Quick update

Yesterday was a lot of work.  I worked really hard to obtain a higher frame rate for the game, because I know that my postprocessing effects will be costly.  Sometime certain obvious things take a few days to sink in. It’s funny how I was looking everywhere to try to improve my fill-rate and bandwidth performance when I knew the problem was a polyon issue.  Drawing the entire scene twice (once for lightmap/shadow pass and again for actual rendering) was really stupid.  I was doing this because certain elements in the shadow maps such as the walking men were dynamic, thus the scene needed to be redrawn into the shadowmap every time.  However, the mass majority of the polygons in the scene where static.  The solution of this was to pre-render this static geometry into one shadow map, and render the dynamic geometry into a separate one, and then adapt all of my shaders to take an optional second shadow texture.  This wasn’t easy since much of my architecture wasn’t designed for multiple shadowmaps per light.  But I got it working.

The above boosted my framerates back into a very acceptable range so I’m happy.  It’s a little annoying, that for some reason on OSX Yosemite, I can no longer turn off Vsync in a windowed mode.  So I’ve been having to go fullscreen during debugging to see my max framerates which are hovering now well-over 100.

As far as swift goes, I’m now on the fully released Xcode 6.1 and I’m having far less problems with the source kit crashing which is great.  The IDE is generally still a lot slower than its predecessor which I hope improves with time. as I’m writing more and more code in Swift, certain features are starting to really prove useful to me as I get used to the language.  Among these are the tuples, willSet/didSet, and operator overloading.  On the ObjC side, I’ve had to rely on this bulky MathVector class to do my vector maths.  With swift I’ve been able to add all of the math operators I need directly to my low-level C structs via an extension.  This has already saved me alot of work and made the math code that I’ve written for the game alot cleaner.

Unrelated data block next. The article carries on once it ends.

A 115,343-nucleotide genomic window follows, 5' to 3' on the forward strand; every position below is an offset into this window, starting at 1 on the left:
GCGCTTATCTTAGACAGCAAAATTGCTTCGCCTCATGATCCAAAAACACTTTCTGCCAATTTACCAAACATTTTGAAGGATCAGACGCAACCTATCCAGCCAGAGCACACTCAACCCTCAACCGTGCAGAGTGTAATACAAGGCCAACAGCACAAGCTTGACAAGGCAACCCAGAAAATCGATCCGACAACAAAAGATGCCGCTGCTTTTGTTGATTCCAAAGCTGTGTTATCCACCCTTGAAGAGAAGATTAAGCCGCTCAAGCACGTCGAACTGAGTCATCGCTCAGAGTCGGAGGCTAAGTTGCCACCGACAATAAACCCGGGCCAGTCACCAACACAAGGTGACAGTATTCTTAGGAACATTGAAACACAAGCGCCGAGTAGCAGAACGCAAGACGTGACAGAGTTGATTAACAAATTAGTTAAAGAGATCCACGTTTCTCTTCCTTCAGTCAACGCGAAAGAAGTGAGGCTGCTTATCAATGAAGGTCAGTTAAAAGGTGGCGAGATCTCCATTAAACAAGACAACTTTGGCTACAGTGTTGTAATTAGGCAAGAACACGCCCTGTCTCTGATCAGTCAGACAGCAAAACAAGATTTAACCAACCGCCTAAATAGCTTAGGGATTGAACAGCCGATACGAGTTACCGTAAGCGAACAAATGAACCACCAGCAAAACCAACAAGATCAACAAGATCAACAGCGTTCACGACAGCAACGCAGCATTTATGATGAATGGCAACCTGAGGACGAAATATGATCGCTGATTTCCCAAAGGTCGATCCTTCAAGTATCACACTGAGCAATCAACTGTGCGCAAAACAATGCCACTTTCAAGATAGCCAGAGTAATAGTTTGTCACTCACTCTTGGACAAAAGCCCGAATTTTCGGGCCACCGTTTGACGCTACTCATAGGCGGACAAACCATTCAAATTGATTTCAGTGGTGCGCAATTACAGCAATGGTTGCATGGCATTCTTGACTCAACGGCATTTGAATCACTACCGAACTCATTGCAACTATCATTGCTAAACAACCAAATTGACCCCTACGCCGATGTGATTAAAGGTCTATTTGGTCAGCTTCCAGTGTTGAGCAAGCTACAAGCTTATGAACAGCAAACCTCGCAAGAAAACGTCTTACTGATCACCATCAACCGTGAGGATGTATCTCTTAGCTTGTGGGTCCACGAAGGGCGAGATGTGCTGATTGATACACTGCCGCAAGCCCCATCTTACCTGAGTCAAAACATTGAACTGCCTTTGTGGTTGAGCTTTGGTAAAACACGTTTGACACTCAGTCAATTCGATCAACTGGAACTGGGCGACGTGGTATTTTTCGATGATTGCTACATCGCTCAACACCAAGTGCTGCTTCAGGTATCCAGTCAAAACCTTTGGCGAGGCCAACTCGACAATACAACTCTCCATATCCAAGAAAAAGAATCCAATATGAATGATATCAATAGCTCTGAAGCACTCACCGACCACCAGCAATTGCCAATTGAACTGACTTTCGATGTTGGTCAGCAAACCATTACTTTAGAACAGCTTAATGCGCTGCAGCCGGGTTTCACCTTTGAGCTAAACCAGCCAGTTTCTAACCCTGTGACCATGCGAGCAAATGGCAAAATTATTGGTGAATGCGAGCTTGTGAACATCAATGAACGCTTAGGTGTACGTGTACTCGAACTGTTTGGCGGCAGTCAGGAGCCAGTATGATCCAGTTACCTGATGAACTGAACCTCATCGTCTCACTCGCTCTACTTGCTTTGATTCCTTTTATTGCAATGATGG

Here’s an example of the vector math extension code in swift


Game Development in Swift

First Impressions

So let me start off by saying, Swift is FAR from finished.  I know Apple is calling it “released”, but that’s a load of garbage.  My two main annoyances with swift from the previous post reign true, alongside a new victor:  the infamous can-go-to-hell sourcekit crash.  This problem occurs so frequently on the latest Xcode to GM candidate, that I came very very near abandoning Swift as the language for this game entirely yesterday.  If it wasn’t for a post that I found on the Apple developer forums related to deleting the “ModuleCache” dir within XCode’s DerivedData, I would have probably had to abandon swift which is really sad considering how much effort apple has put into it already.  Let me just say that a craftsman is only as good as his tools, and when it comes to XCode 6 alongside Swift, at this point I’d be very very cautious using it for anything that you absolutely must count on to be finished in a reasonable timeline.  This goes without saying that apple seriously needs to re-evaluate what they consider to be a GM release.

Either way… Because my project is an experiment and has no real pressure of any release deadline (apart from the fictional one I’ve set for myself), I will continue using Swift as the language.  After using it to put together the stuff that I’m going to show today, I must say that I definitely like coding in Swift compared to Objective-C for class design.  It’s a much less uglier language for the most part.  Some things still tick me off such as continuos need for explicit casting.  But overall, I can see its appeal as a language choice over Objective-C.  I say over ObjC because if you are stuck using Objective-C, you’re already stuck with an OSX/iOS-only application.  So you might as well make things easier on yourself and use Swift instead where possible (once it matures).